Knowing your grandfather's story makes you realize just how lucky you are.
Days before the World War II announcement, John Gibson — a 9-year-old boy with a typical childhood — had a curveball thrown at his life. Around 1939, London evacuated over 3 million children to protect them from air raids and the emotional scars of the conflict. John left his home with his siblings, Bill and Violet, leaving behind the life he knew, the city he enjoyed, his house and his parents.
Even though he didn’t understand the hostility and tension of the war, he savored the scenic views of the countryside in Reading. He quickly adapted to his foster family’s routines and started school. Over the years, he went back to London, rejoined his parents and other siblings, but ended up separated from them again and again. Yet these challenging circumstances didn’t bear him down; instead, he cultivated gratitude, sought achievement and made things right.
Richard Keeley, John’s eldest grandchild, gave him the gift of preserving those memories in a book named Our Grampa. The hardback memoir represents gratitude for the past, appreciation of the present, and achievement for the future. “It was around my grampa’s ninetieth birthday, and I came up with the idea of the book. This gift is an appreciation to someone that went through a lot. He wanted to do better for his family, and I think that is one of the messages of the entire book,” Richard explained during a delightful conversation with StoryTerrace.
John and Ann holding their daughter, Siân, days after buying their first home.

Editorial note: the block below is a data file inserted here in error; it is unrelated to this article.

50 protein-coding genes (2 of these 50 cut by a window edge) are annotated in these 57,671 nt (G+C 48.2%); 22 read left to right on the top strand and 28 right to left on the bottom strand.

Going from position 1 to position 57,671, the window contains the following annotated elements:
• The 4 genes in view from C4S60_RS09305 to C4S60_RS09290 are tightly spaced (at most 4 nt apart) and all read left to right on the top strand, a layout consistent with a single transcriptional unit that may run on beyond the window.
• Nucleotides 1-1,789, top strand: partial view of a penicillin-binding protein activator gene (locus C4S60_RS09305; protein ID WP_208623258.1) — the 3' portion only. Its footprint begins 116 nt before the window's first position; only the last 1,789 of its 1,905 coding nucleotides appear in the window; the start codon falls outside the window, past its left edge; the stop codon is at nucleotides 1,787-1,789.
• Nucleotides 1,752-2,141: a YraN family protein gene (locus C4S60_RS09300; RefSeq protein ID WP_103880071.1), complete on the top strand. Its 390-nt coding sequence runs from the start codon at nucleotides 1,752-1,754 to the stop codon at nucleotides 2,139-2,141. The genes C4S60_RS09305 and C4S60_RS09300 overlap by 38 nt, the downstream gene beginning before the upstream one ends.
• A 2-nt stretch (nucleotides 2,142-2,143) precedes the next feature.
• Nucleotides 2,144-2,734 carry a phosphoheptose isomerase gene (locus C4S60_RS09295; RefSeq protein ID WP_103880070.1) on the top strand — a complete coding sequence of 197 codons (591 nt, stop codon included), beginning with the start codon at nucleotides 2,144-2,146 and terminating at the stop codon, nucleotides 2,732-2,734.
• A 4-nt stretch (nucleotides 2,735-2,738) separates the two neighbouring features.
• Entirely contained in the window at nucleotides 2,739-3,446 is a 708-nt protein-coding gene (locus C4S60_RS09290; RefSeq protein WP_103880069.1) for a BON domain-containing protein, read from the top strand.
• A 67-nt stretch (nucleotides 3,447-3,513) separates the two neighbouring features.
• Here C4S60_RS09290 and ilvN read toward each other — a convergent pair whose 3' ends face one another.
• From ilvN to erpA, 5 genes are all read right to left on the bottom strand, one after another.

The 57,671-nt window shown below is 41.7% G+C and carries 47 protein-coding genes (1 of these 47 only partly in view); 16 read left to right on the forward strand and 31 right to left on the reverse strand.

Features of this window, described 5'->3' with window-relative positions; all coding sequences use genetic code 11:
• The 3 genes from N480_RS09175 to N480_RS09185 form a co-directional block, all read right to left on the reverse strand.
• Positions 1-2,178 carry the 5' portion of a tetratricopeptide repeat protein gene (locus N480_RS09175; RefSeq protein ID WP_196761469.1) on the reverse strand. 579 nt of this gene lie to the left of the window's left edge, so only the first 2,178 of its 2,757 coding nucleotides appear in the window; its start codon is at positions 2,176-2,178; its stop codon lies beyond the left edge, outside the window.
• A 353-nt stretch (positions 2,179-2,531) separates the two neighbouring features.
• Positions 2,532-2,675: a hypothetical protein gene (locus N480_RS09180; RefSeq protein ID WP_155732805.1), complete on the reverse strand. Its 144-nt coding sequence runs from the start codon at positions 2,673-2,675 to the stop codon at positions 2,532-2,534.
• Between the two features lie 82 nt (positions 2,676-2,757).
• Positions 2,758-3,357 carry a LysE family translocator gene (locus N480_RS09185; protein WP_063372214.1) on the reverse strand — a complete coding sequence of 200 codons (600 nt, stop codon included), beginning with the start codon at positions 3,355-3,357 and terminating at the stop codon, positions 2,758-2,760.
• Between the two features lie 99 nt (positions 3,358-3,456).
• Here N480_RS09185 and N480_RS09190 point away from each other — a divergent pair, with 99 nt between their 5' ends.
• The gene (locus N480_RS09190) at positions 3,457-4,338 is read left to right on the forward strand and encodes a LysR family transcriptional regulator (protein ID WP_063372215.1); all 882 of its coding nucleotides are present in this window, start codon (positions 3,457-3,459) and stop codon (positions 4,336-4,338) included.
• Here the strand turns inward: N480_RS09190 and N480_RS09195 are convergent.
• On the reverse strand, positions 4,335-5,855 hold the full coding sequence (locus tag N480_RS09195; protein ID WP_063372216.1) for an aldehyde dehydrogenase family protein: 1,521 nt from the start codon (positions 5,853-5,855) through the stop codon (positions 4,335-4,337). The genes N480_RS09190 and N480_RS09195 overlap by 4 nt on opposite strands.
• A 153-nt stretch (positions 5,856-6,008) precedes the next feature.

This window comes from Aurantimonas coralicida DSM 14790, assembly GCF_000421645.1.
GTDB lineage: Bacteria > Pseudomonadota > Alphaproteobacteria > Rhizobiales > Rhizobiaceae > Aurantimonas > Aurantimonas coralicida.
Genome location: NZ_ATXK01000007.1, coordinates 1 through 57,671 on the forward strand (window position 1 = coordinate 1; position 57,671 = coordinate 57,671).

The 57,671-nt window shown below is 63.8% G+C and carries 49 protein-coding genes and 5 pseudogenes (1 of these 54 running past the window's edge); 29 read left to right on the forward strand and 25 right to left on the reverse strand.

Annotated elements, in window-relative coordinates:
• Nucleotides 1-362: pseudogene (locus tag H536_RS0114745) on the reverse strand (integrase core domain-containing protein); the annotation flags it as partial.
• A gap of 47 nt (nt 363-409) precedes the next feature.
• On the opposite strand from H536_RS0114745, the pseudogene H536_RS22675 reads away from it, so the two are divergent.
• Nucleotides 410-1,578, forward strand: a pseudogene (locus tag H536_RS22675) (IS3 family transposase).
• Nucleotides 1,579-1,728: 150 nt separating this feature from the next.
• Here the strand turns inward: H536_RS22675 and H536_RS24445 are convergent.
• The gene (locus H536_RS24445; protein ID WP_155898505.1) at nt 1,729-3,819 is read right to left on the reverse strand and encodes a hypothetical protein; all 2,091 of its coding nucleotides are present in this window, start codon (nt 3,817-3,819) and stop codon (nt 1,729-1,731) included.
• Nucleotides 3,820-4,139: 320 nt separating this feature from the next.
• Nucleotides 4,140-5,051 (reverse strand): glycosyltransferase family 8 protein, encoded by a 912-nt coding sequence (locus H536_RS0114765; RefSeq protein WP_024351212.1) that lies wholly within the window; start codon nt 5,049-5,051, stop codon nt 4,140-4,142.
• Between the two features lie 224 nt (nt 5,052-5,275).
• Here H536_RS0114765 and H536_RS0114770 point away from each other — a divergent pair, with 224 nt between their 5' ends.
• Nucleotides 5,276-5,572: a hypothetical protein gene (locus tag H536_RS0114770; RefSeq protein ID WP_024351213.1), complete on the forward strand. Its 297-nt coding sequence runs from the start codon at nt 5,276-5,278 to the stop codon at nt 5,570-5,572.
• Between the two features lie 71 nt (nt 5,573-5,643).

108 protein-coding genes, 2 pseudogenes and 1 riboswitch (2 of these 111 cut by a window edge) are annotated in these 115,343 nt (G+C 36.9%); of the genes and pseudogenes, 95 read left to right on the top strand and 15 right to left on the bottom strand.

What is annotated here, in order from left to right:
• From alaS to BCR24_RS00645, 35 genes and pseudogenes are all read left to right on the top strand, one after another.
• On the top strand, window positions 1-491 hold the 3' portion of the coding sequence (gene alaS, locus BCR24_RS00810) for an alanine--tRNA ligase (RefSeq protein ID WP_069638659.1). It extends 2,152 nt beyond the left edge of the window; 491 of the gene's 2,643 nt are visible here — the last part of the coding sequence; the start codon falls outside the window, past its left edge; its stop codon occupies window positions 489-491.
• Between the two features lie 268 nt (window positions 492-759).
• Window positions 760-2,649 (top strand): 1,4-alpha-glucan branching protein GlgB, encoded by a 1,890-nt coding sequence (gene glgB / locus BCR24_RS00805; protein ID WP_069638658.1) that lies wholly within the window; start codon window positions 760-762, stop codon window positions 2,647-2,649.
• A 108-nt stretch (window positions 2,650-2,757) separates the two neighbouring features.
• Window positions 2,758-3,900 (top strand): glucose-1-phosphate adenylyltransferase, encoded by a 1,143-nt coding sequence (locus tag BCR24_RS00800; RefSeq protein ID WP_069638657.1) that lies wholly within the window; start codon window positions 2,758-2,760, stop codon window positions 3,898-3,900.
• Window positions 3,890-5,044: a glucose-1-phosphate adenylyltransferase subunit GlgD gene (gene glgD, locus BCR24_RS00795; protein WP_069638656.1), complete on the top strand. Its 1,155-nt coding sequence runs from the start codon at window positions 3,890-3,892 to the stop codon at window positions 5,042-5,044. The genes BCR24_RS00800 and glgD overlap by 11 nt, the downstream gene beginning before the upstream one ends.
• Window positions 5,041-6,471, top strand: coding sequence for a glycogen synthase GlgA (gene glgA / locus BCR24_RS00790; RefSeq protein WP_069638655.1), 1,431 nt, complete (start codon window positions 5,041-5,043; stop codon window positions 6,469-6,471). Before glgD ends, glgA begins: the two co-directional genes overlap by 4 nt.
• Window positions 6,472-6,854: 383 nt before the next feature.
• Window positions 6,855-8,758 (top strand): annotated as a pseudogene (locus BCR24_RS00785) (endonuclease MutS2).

Growing Up During the War
Richard discovered how hard life was in the 1940s when his grandfather was just a child. Back then, children packed gas masks with their suitcases and had to duck under their school desks when a warning sounded. That’s how his grandfather, John, grew up during World War II, amid air raids, near-constant evacuations and intermittent reunifications with his parents.
Being an evacuee taught young John to adapt to complicated circumstances and to make rational decisions.
In Our Grampa, John reflects on how he has endured difficult situations: "Richard, my son, believes some of our ancestors must have been Stoics. We Gibsons are certainly a stoical lot, and this particular philosophical stance has often helped me to get through life.”
Until the end of the war, John and his brother lived across different villages and small towns in the countryside. His education was also in turmoil. He joined a temporary school and enrolled as a scholar in a fee-paying institution named Emanuel School, where he met Trevor Jennet, his long-time friend.
Emanuel School Boat Club, 1948.
Pursuing a Career in Accounting
After the war, the only thing that John wanted to do was to straighten up in the future, so he did National Service and studied to become an accountant.
When he finished his service and got back to London, he had to split from his family yet again. His father, John David Gibson, who had run pubs most of his life, had lost his job and was in poor health. He didn’t receive compensation, and he couldn't provide housing for his children because, for the past 12 years, he’d lived on two pubs' premises.
John and his brother Bill in 1956.
John was a chartered accountant and halfway through his training. During his family’s difficulties, he found help through his friend, Trevor. Trevor's mother, Margaret Jennet, took him in and treated him as a son. John never forgot the kindness. “Trevor got a copy of the book and read it weeks before he passed away. It’s comforting that he got the chance to read it and see how he appreciated them,” Richard says, describing the impact of the Our Grandpa.